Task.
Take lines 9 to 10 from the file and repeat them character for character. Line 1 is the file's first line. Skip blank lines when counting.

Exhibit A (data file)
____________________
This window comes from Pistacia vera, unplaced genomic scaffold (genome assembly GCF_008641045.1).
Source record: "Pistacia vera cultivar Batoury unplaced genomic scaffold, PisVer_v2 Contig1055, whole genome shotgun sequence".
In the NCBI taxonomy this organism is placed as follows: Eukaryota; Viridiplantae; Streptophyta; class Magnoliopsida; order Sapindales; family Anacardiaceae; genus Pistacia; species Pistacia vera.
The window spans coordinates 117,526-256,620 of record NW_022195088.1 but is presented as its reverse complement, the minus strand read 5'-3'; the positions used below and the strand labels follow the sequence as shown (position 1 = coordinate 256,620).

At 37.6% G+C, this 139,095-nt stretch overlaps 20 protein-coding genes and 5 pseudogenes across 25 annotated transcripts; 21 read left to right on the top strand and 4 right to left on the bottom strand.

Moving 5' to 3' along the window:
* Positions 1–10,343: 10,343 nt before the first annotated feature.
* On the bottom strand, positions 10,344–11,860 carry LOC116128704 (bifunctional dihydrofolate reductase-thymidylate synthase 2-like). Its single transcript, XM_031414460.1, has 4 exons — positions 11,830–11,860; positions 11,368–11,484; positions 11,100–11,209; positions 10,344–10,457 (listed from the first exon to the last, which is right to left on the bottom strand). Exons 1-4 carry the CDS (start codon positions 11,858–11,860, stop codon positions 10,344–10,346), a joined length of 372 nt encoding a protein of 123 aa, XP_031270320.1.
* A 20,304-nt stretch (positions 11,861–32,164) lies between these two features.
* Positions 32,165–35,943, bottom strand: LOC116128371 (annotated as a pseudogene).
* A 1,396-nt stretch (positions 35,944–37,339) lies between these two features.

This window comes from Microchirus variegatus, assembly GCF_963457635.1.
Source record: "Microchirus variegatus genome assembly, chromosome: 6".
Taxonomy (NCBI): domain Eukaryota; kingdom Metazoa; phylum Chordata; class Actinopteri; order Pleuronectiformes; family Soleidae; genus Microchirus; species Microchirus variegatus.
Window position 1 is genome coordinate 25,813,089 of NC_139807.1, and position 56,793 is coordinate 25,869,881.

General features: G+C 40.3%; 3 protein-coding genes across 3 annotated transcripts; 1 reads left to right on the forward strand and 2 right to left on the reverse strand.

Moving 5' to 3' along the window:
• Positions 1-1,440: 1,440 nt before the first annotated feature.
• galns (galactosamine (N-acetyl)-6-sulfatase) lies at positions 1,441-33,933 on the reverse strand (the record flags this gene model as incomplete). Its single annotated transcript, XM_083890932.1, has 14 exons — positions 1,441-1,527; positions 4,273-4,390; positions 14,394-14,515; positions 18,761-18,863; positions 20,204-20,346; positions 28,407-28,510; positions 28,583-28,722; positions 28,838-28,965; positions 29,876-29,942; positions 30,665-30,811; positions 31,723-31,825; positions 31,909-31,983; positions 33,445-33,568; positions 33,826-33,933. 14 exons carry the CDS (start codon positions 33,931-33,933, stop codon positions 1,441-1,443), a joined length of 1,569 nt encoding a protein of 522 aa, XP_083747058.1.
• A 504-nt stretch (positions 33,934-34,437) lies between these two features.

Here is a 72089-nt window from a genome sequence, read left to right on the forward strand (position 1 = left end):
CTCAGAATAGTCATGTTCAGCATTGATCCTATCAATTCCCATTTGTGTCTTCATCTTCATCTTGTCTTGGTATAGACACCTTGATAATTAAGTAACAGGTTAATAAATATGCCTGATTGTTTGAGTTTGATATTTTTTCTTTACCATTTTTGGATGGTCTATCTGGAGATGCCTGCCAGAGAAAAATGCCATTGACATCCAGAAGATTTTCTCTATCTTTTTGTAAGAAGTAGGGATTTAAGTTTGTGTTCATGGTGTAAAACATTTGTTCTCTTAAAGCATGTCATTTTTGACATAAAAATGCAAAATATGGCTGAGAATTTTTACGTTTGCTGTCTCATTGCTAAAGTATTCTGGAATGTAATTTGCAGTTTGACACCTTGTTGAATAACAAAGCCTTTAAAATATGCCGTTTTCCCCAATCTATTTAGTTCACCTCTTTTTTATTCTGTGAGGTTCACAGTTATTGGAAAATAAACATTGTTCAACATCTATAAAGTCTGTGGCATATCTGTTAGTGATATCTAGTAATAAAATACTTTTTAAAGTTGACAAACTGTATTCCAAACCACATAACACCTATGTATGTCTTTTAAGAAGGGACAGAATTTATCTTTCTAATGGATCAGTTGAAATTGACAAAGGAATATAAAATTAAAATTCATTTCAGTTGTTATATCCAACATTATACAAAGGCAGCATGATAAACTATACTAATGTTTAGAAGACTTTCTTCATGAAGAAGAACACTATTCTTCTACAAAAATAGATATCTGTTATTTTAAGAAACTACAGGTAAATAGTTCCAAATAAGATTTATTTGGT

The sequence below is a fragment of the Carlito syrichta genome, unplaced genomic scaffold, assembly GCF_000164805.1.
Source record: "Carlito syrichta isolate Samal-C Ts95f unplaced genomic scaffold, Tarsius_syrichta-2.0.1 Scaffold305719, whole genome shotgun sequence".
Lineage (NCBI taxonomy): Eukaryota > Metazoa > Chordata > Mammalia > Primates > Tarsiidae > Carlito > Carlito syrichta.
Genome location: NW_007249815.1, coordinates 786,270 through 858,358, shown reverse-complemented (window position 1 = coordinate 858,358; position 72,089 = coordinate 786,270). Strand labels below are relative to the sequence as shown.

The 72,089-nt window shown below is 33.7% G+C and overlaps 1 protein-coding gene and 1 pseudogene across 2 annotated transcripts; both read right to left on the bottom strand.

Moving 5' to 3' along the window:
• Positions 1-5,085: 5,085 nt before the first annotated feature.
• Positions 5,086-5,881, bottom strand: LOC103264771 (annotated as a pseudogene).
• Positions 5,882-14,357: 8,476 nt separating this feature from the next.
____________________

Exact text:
* A 20,304-nt stretch (positions 11,861–32,164) lies between these two features.
* Positions 32,165–35,943, bottom strand: LOC116128371 (annotated as a pseudogene).